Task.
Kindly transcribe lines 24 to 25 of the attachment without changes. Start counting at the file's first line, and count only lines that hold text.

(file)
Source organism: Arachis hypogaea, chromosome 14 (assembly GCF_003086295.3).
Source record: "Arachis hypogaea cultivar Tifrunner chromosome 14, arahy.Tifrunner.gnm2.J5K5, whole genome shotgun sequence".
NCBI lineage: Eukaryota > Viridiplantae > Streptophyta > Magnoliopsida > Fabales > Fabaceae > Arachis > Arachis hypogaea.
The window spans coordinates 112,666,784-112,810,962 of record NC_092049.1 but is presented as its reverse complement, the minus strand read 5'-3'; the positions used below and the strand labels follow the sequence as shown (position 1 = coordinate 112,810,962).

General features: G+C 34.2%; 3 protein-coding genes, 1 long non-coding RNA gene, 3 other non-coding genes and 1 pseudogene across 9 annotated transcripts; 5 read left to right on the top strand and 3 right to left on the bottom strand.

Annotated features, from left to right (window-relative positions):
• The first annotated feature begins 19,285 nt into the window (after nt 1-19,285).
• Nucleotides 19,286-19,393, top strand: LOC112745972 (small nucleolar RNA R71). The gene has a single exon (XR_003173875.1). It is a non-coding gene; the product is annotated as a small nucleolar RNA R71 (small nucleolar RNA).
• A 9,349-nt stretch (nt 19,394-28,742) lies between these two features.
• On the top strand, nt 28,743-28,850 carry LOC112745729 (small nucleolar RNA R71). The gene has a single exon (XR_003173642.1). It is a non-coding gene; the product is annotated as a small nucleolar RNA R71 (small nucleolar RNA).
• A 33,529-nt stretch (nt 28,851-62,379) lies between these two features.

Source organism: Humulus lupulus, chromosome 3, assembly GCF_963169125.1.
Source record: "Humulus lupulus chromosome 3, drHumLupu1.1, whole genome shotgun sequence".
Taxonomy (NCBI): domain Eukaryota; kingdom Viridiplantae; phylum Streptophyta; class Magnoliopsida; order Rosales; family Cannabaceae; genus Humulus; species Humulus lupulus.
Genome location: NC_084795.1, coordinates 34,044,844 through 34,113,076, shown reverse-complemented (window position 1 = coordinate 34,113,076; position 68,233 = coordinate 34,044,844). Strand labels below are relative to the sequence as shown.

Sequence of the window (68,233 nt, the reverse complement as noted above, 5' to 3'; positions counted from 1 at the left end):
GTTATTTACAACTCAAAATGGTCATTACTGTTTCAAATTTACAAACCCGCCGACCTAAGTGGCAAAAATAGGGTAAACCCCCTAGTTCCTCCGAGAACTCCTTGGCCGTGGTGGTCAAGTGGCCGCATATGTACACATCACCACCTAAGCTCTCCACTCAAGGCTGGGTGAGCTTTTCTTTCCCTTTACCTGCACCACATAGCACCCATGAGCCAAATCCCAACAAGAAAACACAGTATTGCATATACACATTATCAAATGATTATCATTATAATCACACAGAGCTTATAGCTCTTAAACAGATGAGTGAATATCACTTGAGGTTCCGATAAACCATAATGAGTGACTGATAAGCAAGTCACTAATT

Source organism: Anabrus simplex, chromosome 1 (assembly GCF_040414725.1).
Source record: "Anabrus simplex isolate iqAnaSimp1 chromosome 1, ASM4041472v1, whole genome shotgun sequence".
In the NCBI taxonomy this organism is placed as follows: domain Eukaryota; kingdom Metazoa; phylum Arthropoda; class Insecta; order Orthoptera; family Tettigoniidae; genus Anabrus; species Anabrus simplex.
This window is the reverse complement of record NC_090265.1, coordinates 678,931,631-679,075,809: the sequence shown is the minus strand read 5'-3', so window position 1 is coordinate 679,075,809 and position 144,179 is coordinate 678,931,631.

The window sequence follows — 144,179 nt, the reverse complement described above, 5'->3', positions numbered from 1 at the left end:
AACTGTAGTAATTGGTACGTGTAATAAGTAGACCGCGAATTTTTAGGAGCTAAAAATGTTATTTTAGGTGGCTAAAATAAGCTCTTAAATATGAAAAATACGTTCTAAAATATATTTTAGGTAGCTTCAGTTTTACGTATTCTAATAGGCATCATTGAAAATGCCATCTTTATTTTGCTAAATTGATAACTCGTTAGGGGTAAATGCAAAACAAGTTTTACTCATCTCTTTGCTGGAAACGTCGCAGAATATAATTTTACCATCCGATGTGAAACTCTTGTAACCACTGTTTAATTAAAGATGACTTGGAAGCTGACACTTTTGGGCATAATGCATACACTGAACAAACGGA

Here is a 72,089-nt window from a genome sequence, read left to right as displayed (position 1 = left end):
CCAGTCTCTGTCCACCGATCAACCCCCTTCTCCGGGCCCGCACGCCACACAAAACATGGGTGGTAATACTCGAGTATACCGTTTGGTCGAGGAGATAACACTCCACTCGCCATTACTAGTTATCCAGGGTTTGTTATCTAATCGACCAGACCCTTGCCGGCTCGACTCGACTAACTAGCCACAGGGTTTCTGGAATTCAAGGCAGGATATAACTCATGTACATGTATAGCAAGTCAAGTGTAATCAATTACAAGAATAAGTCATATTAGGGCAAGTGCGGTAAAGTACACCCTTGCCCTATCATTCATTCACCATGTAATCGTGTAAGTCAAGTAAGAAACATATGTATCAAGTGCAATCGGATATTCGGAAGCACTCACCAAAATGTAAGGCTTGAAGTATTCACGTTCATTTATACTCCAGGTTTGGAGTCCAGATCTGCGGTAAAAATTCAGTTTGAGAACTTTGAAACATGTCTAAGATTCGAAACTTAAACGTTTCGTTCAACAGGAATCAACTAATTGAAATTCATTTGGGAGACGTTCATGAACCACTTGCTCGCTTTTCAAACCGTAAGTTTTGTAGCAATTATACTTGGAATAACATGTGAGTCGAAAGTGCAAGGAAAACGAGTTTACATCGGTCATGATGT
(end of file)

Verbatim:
Here is a 72,089-nt window from a genome sequence, read left to right as displayed (position 1 = left end):
CCAGTCTCTGTCCACCGATCAACCCCCTTCTCCGGGCCCGCACGCCACACAAAACATGGGTGGTAATACTCGAGTATACCGTTTGGTCGAGGAGATAACACTCCACTCGCCATTACTAGTTATCCAGGGTTTGTTATCTAATCGACCAGACCCTTGCCGGCTCGACTCGACTAACTAGCCACAGGGTTTCTGGAATTCAAGGCAGGATATAACTCATGTACATGTATAGCAAGTCAAGTGTAATCAATTACAAGAATAAGTCATATTAGGGCAAGTGCGGTAAAGTACACCCTTGCCCTATCATTCATTCACCATGTAATCGTGTAAGTCAAGTAAGAAACATATGTATCAAGTGCAATCGGATATTCGGAAGCACTCACCAAAATGTAAGGCTTGAAGTATTCACGTTCATTTATACTCCAGGTTTGGAGTCCAGATCTGCGGTAAAAATTCAGTTTGAGAACTTTGAAACATGTCTAAGATTCGAAACTTAAACGTTTCGTTCAACAGGAATCAACTAATTGAAATTCATTTGGGAGACGTTCATGAACCACTTGCTCGCTTTTCAAACCGTAAGTTTTGTAGCAATTATACTTGGAATAACATGTGAGTCGAAAGTGCAAGGAAAACGAGTTTACATCGGTCATGATGT